Inside Out – Physiotherapy for Vertigo

by Shelley Dumais, Active Balance Physiotherapy Studio

Vertigo can be frightening. Did you wake up one morning and find the room was spinning? Are you continuing to experience dizziness when you roll over in bed or when you lie down or look up? This false sensation of spinning is called vertigo, and it’s a warning sign that your vestibular system is out of balance.

The vestibular system in our body provides our brains with information to keep our body balanced and coordinate its movement. The vestibular system is complex and requires sensory input from our eyes, ears, proprioceptors in the body, and our brain. When this system is out of balance, you can experience the symptoms of dizziness or vertigo.

Dizziness is a general feeling of unbalance whereas vertigo is the feeling of the room spinning. While vertigo is a symptom of many conditions, the most common cause is Benign Paroxysmal Positional Vertigo, or BPPV for short. If the small calcium-rich crystals called otoconia (“ear rocks”) in our inner ear become dislodged, they can travel into the semicircular canals, sending a message to our brain that the head is spinning when it is not.

Movement and changes in position trigger vertigo, which causes the person to feel unsteady or dizzy. This condition is not life-threatening and yet is very disabling. Feeling unsteady can alter a person’s balance and put them at risk for falling and thus injuries. People with vertigo become fearful of movement and tend to avoid activities that affect their physical and mental health.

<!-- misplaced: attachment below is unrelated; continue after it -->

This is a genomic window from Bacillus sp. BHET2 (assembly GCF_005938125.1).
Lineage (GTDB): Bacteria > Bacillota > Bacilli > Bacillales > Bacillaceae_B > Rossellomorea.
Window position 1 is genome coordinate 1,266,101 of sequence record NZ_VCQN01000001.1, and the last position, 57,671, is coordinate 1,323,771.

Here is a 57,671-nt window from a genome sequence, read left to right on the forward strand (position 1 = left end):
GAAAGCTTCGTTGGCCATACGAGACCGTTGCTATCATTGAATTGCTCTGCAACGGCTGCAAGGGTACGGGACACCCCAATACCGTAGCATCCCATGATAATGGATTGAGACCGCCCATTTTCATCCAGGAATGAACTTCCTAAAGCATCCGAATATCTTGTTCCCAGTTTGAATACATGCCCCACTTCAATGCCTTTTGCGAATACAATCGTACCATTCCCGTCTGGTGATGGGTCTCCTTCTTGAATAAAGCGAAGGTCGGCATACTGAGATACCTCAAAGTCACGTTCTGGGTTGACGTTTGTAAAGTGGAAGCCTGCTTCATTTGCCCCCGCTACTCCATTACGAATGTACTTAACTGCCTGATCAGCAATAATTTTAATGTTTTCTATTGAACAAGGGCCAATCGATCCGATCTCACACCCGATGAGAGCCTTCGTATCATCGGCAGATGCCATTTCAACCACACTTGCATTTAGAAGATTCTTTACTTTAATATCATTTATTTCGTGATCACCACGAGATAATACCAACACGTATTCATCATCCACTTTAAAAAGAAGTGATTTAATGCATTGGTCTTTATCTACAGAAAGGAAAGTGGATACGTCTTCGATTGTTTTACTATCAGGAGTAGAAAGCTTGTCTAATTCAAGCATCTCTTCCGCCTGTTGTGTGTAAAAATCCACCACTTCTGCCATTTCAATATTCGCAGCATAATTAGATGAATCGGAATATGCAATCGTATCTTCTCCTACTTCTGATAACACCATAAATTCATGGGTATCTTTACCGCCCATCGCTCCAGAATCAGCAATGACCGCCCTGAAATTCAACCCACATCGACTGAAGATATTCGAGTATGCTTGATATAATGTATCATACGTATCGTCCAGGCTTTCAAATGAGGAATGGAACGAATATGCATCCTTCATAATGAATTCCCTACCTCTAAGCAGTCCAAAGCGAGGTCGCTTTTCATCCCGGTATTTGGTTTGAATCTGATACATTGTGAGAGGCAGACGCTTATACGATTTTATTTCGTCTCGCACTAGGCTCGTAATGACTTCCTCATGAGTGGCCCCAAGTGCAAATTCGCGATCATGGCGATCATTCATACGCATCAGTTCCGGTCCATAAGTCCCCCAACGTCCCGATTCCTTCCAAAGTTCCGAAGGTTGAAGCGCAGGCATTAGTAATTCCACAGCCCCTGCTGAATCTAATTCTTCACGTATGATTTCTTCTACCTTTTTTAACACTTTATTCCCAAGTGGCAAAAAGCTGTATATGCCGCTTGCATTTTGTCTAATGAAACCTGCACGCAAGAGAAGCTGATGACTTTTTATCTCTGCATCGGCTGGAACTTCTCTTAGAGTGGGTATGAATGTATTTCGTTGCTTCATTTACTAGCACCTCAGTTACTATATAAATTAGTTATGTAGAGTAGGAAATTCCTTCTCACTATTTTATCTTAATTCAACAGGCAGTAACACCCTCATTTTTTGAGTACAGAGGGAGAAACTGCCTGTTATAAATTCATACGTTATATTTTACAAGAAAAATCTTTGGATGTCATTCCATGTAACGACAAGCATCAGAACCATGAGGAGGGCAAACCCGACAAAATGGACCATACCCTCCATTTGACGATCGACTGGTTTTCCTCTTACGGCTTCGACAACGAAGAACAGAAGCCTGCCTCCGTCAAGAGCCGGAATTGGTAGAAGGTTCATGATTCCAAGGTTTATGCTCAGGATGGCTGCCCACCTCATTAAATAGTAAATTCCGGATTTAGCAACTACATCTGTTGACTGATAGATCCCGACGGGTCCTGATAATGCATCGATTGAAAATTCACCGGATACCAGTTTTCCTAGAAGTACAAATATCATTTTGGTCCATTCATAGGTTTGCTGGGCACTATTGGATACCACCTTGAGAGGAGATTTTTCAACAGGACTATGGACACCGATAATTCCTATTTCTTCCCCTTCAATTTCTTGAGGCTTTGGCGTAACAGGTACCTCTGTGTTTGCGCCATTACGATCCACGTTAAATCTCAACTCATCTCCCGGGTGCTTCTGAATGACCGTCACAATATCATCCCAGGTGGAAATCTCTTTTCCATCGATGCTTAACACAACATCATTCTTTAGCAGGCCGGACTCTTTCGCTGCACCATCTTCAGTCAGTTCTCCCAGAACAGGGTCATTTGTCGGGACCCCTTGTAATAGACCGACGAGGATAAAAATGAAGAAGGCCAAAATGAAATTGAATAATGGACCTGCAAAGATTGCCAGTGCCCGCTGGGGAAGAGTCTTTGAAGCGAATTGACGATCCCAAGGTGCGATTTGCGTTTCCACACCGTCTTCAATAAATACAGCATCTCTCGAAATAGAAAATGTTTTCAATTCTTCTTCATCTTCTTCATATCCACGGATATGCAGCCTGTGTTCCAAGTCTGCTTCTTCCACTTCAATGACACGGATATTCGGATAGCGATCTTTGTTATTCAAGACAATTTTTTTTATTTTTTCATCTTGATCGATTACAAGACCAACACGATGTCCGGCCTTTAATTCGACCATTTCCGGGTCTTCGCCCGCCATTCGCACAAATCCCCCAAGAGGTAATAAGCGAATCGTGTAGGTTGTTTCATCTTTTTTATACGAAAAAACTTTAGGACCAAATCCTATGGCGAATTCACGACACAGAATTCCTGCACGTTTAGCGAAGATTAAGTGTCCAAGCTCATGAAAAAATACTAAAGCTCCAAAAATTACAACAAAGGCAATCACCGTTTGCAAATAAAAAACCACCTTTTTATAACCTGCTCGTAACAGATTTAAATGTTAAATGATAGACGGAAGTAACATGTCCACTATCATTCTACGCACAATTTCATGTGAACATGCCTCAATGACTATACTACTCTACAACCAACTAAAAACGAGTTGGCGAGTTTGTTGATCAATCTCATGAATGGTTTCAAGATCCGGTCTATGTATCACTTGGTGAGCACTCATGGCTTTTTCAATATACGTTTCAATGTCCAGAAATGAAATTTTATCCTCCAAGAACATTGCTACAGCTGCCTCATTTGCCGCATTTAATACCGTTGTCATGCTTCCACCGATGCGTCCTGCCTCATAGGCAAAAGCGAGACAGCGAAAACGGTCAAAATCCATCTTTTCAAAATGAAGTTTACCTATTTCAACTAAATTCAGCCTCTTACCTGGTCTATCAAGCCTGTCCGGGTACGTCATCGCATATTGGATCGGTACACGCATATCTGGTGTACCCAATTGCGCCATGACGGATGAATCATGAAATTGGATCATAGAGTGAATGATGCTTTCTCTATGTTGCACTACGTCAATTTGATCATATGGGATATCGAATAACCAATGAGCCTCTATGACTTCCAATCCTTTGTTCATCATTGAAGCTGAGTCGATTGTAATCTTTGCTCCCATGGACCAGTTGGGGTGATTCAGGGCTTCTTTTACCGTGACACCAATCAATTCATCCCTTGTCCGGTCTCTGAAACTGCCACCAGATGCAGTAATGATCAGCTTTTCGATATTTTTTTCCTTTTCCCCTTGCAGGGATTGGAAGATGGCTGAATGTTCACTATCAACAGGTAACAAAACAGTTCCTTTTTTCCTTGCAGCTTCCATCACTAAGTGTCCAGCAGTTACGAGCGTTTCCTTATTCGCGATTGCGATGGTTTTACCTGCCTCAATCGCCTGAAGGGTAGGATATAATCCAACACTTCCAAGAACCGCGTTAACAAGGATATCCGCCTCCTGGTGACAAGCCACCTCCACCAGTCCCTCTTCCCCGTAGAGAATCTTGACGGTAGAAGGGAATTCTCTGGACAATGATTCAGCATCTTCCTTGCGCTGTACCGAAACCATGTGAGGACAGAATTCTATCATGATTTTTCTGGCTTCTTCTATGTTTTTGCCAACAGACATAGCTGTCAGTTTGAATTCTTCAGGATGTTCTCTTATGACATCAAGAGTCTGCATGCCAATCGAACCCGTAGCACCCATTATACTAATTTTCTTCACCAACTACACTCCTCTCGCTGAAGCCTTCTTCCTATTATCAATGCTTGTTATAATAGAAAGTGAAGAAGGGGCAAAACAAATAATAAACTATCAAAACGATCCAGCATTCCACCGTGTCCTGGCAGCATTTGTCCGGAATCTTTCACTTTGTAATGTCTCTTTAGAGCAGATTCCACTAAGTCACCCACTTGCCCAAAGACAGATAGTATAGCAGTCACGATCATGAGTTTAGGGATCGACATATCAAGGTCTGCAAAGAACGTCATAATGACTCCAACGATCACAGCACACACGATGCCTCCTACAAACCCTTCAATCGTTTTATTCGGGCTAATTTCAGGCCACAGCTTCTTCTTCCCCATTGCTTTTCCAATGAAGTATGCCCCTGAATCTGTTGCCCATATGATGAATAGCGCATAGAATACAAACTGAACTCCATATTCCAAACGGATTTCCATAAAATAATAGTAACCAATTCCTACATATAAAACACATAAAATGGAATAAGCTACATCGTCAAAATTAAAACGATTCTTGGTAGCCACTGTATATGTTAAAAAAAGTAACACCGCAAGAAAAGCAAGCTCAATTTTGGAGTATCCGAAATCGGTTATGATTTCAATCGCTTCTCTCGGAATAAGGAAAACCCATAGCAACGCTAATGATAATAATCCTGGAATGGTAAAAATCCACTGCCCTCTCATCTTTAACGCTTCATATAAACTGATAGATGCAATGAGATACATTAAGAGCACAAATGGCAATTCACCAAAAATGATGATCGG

Here are answers to some common questions about BPPV.

What does BPPV stand for? Benign: does not harm. Paroxysmal: symptoms come and go. Positional: related to changes in your body position. Vertigo: the false sense of spinning.

How Common is BPPV? BPPV is one of the most common causes of vertigo. 2.5% of the population will experience BPPV at some point in their lifetime.

What causes BPPV? Usually, BPPV presents with no specific cause; however, BPPV is more common in people over 70 years old; in females; in people who have had a recent decline in activity level; in individuals who have undergone surgery or had a procedure involving sustained head position; in people who have experienced head trauma or concussion; and in individuals with known hormone imbalance, vitamin D deficiency, or a family history of BPPV.

Are there treatments for BPPV? The good news is that vestibular therapy is highly effective in treating BPPV. Many studies have shown vestibular therapy for BPPV can result in a 90% improvement of symptoms within only one to three treatments. 

What can you expect at your first vestibular therapy appointment? Your physiotherapist will conduct a thorough assessment of your vestibular system. Your physiotherapist will do several tests including, the Dix-Hallpike test, nystagmus tests, eye-tracking tests, balance tests and gait assessment. With the results, they will develop a customized treatment plan to maximize your body’s ability to alleviate your symptoms. This could include a canalith repositioning manoeuvre, gaze stability exercises, balance retraining, hands-on treatment, aerobic exercise prescription, and recommendations on lifestyle changes to help plan and pace your activities and gradually return to your normal activities.

Shopping Cart